OH WELL THAT’S OK THEN.
Think I’ll just have a salad.
The Advertising Standards Authority have decided to start testing whether alcohol adverts are breaking the rules when it comes to exposing minors to the delights – I mean, dangers – of booze.
It’s in response to a report by Ofcom earlier this year that suggested that children may still be exposed to alcohol adverts – for example on plus one channels, or when gawping at Saturday night telly.
As a result of the report, the ASA has already been investigating 1009 possible breaches in the TV schedules. And from next year, it’s also going to assess the impact that changing viewing habits have on children’s exposure to alcohol advertising. As part of the clamp down, broadcasters will be given strict rules about what ads to run on time-shifted channels and shows that go on for bloody ever, like the X-Factor.
Maybe the ASA should also try to work out whether watching a lovely long glug of Baileys going over an ice cube makes kids mad for the booze in later life. Because I doubt it.
In marketing, what goes down well in the office ideas pod might actually be a teensy bit dodgy in real life. Like this alleged campaign by Intelligent Marketing Solutions (the clue is in the name), who are apparently paying people to pose as shoppers and demand that Typhoo is stocked in more stores. By generating a fake demand for it, they obviously hope that sales will increase.
But, er, isn’t this all a bit dodgy? Take for example, the email from IMS to its secret shoppers:
‘We have been asked by our client to contact Sainsbury’s by the following methods [email, Facebook etc] to ask why they no longer stock Typhoo tea in a specific store (the stores will be listed) and to ask if this product can be restocked. Rates of pay are £1.50 per call, with the exception of the letter and telephone assignment, which are paid at £2.50.’
The online ‘assignment’ involved stores all around the country, and shoppers were asked not to identify themselves as marketing lackeys. But the plan is now apparently on hold after the media got wind of the email.
It’s still not clear whether IMS is working for Typhoo, or on behalf of some crazy tea head who is willing to pay thousands to see their favourite brew back on the shelves. What’s the betting it IS Typhoo? After all, it tastes like pond water, and the only person who ever buys it is your gran.
Since Facebook took control of Instagram, it was clear that, at some point, the photo-sharing app was going to have to earn its keep. It didn’t take long for an announcement about adverts appearing on people’s timelines of sunsets, dead-eyed cats and dreary vistas of nights out.
Ads will begin appearing in users’ feeds this week and in a blog post, showed what they’ll look like. They picked two artsy-fartsy ads, but you can imagine ones for penis growth pills and weight-loss regimes won’t be nearly as tasteful. That said, IG will be hand-picking the early advertisers, with Levi’s and Ben & Jerry’s first in the queue.
The main difference is that these commercials and normal photos is that, in the right corner, users will have a blue arrow icon and the word “sponsored”, just so you don’t get confused. You’ll be able to tell IG to hide it or tell them why you don’t like a given ad.
Is this all a bit intrusive, or is it a fair trade-off for a free service?
The Advertising Standards Authority is looking at banning a bus thanks to a load of wimps complaining about an advert on the side for being too scary. The complaints relate to Tulleys Farm Shocktober Fest, which is currently on over one hundred buses.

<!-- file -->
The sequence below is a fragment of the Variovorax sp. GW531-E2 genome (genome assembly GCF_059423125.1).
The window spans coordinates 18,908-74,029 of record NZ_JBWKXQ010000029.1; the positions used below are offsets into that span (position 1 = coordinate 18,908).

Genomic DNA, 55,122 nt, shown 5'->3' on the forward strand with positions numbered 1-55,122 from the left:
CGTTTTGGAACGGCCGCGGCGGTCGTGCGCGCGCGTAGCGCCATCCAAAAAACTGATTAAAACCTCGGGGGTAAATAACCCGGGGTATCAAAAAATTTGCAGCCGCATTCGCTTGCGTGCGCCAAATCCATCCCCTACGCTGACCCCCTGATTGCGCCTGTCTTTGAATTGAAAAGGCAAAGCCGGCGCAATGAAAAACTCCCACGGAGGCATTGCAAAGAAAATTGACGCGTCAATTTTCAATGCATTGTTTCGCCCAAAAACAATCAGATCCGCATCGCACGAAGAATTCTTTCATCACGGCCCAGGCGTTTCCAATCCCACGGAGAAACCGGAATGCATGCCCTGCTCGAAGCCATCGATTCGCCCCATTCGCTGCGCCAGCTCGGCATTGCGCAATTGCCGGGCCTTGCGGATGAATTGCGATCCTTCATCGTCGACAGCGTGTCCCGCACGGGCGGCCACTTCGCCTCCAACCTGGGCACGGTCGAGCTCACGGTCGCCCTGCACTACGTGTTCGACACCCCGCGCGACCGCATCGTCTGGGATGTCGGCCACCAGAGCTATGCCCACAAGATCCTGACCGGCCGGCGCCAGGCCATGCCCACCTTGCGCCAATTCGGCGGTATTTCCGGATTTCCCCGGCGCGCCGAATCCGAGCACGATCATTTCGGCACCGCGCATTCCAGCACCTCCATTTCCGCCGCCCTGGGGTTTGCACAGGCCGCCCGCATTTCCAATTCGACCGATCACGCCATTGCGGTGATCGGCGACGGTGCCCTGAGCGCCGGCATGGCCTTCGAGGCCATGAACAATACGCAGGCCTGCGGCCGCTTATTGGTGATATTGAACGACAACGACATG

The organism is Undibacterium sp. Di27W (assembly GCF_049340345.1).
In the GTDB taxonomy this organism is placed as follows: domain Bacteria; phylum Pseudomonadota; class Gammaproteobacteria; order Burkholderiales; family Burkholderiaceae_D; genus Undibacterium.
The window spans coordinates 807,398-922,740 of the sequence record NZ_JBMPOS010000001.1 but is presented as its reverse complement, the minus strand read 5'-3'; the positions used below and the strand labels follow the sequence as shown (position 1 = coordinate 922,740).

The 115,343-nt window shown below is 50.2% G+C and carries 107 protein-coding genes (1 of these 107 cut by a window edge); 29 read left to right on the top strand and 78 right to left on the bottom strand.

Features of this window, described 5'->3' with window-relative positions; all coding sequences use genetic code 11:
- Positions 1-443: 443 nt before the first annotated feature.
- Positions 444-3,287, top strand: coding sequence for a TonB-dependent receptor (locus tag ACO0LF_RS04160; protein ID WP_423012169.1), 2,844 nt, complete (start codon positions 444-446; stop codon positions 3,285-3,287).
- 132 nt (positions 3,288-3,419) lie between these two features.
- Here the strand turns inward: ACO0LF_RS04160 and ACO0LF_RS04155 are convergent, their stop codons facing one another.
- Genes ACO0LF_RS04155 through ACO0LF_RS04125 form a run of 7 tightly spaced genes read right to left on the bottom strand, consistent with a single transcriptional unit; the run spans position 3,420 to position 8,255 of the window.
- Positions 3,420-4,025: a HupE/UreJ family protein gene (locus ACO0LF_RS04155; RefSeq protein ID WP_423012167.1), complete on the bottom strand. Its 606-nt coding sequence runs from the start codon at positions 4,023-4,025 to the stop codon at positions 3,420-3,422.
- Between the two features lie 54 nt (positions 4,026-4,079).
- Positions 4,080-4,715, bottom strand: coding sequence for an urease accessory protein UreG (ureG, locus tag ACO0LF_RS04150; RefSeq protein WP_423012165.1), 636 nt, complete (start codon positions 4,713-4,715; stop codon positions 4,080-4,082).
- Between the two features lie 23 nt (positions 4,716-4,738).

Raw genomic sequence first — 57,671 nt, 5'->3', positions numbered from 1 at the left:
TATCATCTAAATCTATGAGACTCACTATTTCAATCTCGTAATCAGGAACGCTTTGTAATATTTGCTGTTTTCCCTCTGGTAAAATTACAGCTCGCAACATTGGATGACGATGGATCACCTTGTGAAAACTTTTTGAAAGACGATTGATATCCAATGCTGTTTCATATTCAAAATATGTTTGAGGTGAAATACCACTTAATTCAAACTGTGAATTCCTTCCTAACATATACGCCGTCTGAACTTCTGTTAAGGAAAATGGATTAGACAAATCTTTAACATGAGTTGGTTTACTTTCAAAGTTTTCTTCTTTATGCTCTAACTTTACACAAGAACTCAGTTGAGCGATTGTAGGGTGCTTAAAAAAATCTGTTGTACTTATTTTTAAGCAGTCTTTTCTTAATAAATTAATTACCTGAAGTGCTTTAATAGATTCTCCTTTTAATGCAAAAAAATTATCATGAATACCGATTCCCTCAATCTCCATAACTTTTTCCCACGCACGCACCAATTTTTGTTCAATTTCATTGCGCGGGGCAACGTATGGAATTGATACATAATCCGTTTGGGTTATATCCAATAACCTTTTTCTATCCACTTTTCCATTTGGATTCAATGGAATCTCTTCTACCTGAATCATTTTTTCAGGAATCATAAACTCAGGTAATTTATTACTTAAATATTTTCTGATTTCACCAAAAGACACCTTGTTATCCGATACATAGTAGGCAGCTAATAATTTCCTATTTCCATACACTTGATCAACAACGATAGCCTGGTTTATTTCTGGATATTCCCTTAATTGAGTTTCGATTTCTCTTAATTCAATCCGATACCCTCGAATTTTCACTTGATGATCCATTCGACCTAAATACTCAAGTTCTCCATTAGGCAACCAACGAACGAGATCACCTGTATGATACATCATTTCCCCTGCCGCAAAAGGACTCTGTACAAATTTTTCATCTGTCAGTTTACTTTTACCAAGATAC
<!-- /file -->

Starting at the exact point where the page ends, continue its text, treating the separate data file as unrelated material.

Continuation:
Stuart Beare, organiser of the Tulleys Farm Shocktober Fest event, said: ”The image of the zombie girl on our advertising is no worse than many images you’ll see at this time of year in newspapers and magazines, on the Halloween costumes in the supermarket aisles and even on kids’ TV programmes.”
“We have been running our Halloween events for over 15 years, and they are extremely popular, with up to 5,000 people a night going through the six haunted houses and rides.”
“We are waiting for the Advertising Standards Authority to come back to us with their judgment to see if we have to take the ads off the buses.”
An Advertising Standards Authority spokeswoman said: “We have received three complaints about the Tulleys Farm Halloween bus ads so far. We had complaints about the same ad last year, and we did not find that there were grounds for an investigation. While it’s possible the outcome will be the same this time, we will thoroughly assess each complaint we receive at this point until a decision has been made.”
Some people deserve to be frightened to a very literal death for being too wimpish, so we can only hope the ASA ignore this pointless bluster.
Fairy Liquid’s age old claim that it lasts twice a long as other brands has been contested by its closest rival, Persil, who say that the latest ads for Fairy are false and their claims are unsubstantiated. But the ASA has overruled Persil, after they found that Fairy really DOES last twice as long.
Persil got in a lather over its new campaign, featuring the slogan ‘Fairyconomy’, and a picture of bottle of Fairy with an equals sign – followed by a photo of two bottles of the ‘next best-selling brand.’ According to Nielsen data, that brand is Persil.
Persil challenged the ads, saying that it was an unfair comparison, and no mention was made of the actual size of the bottle of Fairy.
But the ASA threw out the complaint, saying that Procter and Gamble could prove it: ‘We sought expert advice on the robustness of the evidence provided by Procter & Gamble. The expert considered the test reflected the practices of consumers and demonstrated that Fairy lasted at least twice as long as Persil. On that basis, we considered the claims that Fairy lasted twice as long as the next best-selling brand had been substantiated.’
Is this the beginning of washing up liquid war? Will there be a Persil Challenge? Either way, things are going to get nasty, and er…bubbly.
Tracking service, Renew London, had fitted their devices into 12 bins to collect footfall data by tracking signals from people wandering past with their phones. These smartbins are around the City of London and obtain a unique identification number (or a MAC address if you’re into that sort of thin) for anything nearby that has WiFi switched on.
With the information, advertisers can then send out targeted commercials on the bins.
However, people weren’t keen on this and privacy campaigners – Big Brother Watch – raised concerns to the City of London Corporation and asked them to put an end to these bins. Despite the strict cookie laws, tracking phones is still a legal grey area in the UK and many think that it is an invasion of privacy.
As such, they’ve been binned off.
Renew’s chief executive Kaveh Memari said the company had “stopped all trials in the meantime” and added that the devices had only recorded “extremely limited, encrypted, aggregated and anonymised data” and that the bins were just “glorified people-counters in the street.”